In that period between obscurity and publication, while you are working on your masterpiece, a diverse mix of ‘pay-the-bills’ work is completed. We are your teachers, editors, lecturers, researchers, but we are also your shop assistants, lollypop people, butchers and bakers. There are as many jobs for the aspiring writer as there are rejection letters in the post at this moment; some utilise the considerable skills of a writer and some do not. If you are interested in the former, this article is a great introduction to breaking into the world of freelance writing.
There are obviously pros and cons to freelance writing. It is satisfying to be appreciated for your writing prowess, set your own hours and spend your time researching subjects of interest, but as a career it can involve rejection and financial insecurity. It is advisable to start slowly. Feel your way into your market and don’t give up your day job unless you are assured of steady work.
There are so many markets for a writer to sell their work, from writing short paragraphs, crosswords or greetings cards to websites and business literature, but this article focuses on freelance article writing.
‘Write about what you know.’ We’ve all heard that before and it applies equally to article writing. A great starting point is making a list of all of your areas of interest. These could be things that you’ve studied, hobbies or just subjects which have always sparked your imagination. Make the list as intensive as possible; you may think that your ability to weed a garden is irrelevant, but it could be the makings of a highly informative article.
Select two or three items from the list and brainstorm each subject. These lists are going to produce concrete ideas for articles, so make them as intensive as possible. What we are doing here is leaving behind the general (e.g. weeding the garden) and becoming specific (e.g. the role of insects in keeping your garden weed free). Any magazine receives tens of proposals each day (at the very least); the more specific and original your article is, the more chance you have of selling it.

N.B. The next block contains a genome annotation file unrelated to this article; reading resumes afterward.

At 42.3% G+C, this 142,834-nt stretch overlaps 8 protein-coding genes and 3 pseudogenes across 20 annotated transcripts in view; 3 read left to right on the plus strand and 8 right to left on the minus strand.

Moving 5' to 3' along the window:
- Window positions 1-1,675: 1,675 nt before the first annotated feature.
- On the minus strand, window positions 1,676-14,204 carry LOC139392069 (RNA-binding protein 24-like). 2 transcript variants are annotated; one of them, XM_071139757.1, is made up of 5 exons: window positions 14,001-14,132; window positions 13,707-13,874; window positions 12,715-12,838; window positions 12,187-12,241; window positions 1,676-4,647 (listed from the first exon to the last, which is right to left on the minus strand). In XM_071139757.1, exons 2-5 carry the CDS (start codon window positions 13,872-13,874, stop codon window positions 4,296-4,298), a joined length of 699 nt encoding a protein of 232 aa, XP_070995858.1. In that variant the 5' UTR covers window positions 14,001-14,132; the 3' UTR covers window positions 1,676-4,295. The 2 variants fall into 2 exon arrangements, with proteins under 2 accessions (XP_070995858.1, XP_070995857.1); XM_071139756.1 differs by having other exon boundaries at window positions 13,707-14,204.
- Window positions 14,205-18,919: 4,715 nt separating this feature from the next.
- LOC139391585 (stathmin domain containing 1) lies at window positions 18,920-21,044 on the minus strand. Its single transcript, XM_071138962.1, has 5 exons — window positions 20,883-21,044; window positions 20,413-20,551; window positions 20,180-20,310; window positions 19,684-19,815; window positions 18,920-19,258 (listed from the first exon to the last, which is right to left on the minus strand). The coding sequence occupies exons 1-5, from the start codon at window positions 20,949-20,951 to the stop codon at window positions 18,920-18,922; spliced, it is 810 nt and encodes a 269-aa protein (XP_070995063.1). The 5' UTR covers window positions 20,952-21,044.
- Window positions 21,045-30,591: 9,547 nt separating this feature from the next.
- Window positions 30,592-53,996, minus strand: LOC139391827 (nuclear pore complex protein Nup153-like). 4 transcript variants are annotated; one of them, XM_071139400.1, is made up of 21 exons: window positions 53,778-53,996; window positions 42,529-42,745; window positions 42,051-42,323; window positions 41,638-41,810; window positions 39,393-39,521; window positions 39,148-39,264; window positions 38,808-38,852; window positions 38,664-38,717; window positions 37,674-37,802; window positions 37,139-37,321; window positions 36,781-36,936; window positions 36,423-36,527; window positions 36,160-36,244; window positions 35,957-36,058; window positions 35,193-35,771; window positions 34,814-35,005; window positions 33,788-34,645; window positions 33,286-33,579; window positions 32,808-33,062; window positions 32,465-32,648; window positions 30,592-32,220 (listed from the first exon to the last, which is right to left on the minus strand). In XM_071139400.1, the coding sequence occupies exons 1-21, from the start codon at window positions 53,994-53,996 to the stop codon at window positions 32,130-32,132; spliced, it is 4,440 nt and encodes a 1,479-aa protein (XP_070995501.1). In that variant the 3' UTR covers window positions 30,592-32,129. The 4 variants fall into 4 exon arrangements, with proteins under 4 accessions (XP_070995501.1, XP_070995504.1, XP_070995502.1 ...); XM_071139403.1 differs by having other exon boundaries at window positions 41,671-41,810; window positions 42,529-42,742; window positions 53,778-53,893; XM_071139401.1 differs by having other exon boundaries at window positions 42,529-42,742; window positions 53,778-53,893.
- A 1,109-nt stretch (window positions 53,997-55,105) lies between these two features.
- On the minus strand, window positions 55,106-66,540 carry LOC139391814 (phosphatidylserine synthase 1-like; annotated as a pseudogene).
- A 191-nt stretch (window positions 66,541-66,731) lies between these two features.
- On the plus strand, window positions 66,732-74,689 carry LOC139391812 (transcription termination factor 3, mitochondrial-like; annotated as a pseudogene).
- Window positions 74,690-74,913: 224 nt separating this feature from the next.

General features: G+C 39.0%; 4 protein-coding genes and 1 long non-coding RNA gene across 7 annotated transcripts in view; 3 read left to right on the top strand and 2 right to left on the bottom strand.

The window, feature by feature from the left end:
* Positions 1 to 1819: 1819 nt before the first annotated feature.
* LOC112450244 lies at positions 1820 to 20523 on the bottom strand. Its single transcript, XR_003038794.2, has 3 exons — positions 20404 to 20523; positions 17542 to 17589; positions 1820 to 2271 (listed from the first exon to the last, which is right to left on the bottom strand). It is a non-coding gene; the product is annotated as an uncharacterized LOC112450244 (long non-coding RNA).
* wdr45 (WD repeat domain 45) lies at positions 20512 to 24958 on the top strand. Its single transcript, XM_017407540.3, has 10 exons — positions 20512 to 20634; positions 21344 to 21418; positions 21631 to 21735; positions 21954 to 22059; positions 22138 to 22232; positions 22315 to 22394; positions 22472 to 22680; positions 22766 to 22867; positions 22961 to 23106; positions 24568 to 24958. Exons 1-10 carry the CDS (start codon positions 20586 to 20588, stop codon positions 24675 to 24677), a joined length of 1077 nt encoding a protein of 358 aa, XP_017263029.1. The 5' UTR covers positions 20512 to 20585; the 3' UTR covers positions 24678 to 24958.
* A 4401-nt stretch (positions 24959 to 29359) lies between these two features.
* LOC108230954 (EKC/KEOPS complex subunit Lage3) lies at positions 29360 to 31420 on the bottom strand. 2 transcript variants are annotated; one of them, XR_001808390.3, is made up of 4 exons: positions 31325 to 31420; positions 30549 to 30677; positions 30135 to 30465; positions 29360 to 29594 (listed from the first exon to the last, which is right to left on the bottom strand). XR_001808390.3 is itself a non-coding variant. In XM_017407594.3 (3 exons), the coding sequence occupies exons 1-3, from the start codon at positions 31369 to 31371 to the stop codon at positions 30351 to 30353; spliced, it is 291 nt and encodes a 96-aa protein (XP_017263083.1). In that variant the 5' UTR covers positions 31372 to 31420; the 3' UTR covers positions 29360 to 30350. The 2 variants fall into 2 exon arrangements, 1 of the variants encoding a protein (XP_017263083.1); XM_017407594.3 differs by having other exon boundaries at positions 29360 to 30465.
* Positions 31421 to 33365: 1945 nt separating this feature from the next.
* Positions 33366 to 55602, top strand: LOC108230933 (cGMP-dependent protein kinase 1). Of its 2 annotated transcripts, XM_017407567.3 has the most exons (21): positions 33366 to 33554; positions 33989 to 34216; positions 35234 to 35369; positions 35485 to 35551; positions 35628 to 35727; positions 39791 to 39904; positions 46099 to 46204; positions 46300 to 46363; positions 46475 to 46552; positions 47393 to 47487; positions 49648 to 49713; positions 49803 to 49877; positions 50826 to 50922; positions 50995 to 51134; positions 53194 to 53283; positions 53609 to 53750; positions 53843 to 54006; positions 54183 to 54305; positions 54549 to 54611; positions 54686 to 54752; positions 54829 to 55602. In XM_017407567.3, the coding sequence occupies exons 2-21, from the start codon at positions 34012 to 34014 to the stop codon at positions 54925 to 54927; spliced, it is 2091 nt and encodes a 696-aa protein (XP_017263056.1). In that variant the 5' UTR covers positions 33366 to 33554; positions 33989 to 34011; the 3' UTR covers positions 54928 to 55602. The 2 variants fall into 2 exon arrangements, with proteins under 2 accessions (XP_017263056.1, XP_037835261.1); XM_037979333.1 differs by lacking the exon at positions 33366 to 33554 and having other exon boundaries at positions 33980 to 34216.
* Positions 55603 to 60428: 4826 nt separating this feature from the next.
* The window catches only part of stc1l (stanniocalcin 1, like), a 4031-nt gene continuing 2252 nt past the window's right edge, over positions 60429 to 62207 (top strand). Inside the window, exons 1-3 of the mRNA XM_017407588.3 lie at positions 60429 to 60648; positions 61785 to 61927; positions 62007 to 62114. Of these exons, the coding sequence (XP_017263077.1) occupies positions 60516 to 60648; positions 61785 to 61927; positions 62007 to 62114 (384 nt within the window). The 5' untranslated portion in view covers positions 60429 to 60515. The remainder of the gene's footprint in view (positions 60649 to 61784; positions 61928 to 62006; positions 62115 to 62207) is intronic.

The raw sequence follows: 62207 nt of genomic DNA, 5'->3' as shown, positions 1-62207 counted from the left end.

Know Your Market
Before you start writing your article(s) buy and read the magazines or newspapers you wish to sell to. Each publication has its own style and you need to write to their specifications. This could mean writing the same article in a variety of different styles and this is definitely good practice when you are starting out.
It is worth employing a little lateral thinking when writing the article. A gardening magazine may be the obvious home for your weeding article, but, with the focus of the piece shifted, a wildlife magazine would be interested in the insect angle. This means that you could use the same research and sell two versions of the same article.
Selling the Article
When selling an article, you are selling two things: the article itself and your ability to write it. Start with a short email introducing your idea and asking if the publication would be interested in viewing the article. Include information about yourself and your experience as a writer (including cuttings). If you have no experience this can seem like a Catch 22 situation, but don’t panic. If the idea is good and your letter shows an ability to write, there may be interest. Alternatively, websites and free magazines are always looking for contributions and this is a good way to build up writing samples.
If you do not hear anything after a week, follow up your email with a phone call. Do not bug the editor by bombarding him/her with emails and calls. These are busy people and they are likely to never use your work if they see you as a nuisance.
When you have a few articles under your belt it is easier to find more work. Editors will be more familiar with you; you will have more experience and more samples. As a career, there is nothing quite like freelance writing for variety, experience and staying on the learning curve.
Download your free copy of Ditch the Publisher: 40 Indie Authors on Their Unique Self-Publishing Journeys, an invaluable companion for writers considering the self-publishing route.
Also available – Blood, Sweat and Ink: The Pleasure and Pain of Writing a Novel